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Dell does SaaS with MessageOne

Dell's acquisition of MessageOne could be more than just a tactical email SaaS play.

Sun's not the only vendor busily acquiring this morning.

Dell has signed a definitive agreement to acquire MessageOne, Inc., an industry leader in Software-as-a-Service (SaaS) enabled enterprise-class e-mail business continuity, compliance, archiving and disaster recovery services. The acquisition, for approximately $155 million in cash, has been approved by the board of directors of each company and is subject to regulatory approvals and customary closing conditions.

One angle here is that Dell is a very changed company. They're no longer just about selling the cheapest boxes. They've expanded their processor portfolio, they've dipped a toe into retail, they've unveiled a more-than-decent new blade lineup, and they acquired iSCSI storage vendor EqualLogic. Now they're apparently expanding into the email continuity and archiving business. The Dell of today is a much changed company from the one of a couple of years back.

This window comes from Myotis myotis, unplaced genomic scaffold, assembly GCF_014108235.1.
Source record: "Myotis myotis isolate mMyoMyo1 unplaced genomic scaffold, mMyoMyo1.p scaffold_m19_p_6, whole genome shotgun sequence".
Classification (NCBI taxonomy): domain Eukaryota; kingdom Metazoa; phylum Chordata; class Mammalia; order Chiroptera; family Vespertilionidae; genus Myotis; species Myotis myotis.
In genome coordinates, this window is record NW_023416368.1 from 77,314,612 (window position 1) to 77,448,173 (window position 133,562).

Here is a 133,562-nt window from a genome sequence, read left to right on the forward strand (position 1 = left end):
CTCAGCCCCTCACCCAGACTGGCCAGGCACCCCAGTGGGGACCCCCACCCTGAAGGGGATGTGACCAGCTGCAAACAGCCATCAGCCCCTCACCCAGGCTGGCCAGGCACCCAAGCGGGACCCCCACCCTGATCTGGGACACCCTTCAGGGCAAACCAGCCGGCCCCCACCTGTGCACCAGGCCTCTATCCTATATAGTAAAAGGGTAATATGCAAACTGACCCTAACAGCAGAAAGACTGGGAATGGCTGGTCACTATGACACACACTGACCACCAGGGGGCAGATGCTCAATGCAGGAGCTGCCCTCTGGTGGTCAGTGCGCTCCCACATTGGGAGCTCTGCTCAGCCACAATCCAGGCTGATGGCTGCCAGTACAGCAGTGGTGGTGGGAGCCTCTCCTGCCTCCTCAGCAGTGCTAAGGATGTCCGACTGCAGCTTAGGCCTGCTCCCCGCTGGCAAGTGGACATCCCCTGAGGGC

However, the acquisition also offers a window into what could potentially be a much bigger story for system vendors.

If we posit that "Cloud Computing" is the next big thing. That software services will be delivered over the network rather than from an on-site datacenter. That software vendors and service providers, rather than end-users, will increasingly consume server hardware. Such a state has huge implications for IT vendors. In the extreme, perhaps the largest providers of such services (can you say Google?) will even effectively become the systems companies in this new landscape.

However, even if we don't posit anything so extreme--at least for any reasonable planning horizon--it's still reasonable to ask a question: "Shouldn't system vendors be looking at ways to themselves deliver the software and services that users need over the network?" The alternative, it seems, is to cede considerable control to service providers who are as likely to build their own white boxes as to pay a premium for any Tier One vendor's gear.

Perhaps Dell is starting to think along those lines. Which would be a smart move on their part.